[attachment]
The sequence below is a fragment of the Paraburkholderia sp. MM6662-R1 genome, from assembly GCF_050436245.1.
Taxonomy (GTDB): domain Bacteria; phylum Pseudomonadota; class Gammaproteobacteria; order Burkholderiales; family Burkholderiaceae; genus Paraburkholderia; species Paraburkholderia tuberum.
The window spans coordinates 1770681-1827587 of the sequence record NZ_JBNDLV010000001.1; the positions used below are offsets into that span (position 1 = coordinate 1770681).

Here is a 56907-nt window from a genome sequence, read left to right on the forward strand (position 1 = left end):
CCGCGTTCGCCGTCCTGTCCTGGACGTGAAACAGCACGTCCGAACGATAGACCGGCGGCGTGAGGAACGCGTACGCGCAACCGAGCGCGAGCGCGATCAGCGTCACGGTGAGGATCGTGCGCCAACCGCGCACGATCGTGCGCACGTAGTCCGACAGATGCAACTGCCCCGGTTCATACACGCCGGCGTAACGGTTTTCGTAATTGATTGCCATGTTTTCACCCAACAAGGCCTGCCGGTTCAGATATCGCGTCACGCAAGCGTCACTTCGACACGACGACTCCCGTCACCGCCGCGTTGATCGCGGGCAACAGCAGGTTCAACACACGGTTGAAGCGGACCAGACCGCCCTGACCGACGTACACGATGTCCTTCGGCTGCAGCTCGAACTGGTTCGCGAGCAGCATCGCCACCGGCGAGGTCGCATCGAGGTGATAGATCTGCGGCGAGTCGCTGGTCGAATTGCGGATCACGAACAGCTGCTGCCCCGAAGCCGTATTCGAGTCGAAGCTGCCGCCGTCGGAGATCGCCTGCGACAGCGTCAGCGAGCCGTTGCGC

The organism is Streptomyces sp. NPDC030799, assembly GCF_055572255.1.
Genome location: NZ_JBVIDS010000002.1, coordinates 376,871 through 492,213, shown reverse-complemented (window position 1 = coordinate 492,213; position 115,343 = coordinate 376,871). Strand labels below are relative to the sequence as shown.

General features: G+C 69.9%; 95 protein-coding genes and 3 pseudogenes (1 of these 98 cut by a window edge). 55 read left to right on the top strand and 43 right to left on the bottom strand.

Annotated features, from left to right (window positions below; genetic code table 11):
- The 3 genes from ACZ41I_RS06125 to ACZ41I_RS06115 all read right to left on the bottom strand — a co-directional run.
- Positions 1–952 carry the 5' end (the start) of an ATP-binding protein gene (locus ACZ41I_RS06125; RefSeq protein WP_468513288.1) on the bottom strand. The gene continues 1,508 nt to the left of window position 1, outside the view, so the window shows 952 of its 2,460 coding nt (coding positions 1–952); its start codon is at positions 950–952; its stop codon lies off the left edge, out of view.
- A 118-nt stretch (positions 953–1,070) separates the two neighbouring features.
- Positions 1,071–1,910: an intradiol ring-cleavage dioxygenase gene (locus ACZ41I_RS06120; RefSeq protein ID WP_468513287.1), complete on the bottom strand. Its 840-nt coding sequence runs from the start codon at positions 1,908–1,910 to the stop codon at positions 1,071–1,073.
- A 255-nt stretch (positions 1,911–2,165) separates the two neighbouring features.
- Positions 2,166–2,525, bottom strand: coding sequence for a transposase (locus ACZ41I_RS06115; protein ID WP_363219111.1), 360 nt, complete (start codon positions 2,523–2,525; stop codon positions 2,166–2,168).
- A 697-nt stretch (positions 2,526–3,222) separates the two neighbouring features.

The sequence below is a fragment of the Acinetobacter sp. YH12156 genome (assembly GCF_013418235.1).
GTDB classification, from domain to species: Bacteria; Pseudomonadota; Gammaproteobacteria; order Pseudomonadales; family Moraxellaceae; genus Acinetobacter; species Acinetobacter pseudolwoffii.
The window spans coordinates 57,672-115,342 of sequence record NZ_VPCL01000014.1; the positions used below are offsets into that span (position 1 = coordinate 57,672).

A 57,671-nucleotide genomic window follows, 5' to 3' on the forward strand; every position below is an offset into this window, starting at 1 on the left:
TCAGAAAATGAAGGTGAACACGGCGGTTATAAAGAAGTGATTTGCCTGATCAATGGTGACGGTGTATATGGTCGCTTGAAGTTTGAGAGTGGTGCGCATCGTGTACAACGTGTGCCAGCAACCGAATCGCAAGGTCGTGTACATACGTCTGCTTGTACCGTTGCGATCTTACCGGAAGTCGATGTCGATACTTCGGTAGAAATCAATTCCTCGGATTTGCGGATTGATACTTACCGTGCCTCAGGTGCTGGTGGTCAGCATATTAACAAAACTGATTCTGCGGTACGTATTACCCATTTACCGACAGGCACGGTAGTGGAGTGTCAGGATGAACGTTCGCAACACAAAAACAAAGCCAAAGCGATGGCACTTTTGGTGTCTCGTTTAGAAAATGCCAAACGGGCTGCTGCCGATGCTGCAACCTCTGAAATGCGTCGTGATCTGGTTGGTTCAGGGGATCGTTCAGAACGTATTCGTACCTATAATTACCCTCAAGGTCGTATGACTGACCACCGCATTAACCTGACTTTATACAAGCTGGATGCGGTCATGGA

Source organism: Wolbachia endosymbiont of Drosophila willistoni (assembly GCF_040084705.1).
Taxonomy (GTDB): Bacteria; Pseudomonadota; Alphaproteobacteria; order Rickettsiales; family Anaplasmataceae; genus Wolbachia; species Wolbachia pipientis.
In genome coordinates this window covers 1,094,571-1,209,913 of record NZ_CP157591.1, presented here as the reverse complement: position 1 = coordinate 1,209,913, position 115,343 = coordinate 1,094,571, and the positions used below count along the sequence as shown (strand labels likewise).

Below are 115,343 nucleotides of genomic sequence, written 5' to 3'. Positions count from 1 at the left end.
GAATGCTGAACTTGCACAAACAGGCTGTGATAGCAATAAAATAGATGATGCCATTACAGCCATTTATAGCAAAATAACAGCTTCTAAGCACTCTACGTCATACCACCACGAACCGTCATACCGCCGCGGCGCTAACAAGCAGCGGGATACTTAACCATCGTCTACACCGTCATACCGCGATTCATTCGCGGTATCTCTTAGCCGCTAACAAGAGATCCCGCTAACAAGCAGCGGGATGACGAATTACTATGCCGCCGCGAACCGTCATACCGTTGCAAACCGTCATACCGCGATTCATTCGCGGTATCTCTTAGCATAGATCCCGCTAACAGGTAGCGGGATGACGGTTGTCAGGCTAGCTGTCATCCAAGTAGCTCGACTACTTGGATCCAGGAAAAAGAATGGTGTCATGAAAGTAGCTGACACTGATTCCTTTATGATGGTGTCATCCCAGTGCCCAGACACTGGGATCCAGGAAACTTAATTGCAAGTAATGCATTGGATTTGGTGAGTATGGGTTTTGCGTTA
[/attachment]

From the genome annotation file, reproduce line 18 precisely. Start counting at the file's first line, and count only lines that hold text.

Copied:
GTDB classification, from domain to species: Bacteria; Pseudomonadota; Gammaproteobacteria; order Pseudomonadales; family Moraxellaceae; genus Acinetobacter; species Acinetobacter pseudolwoffii.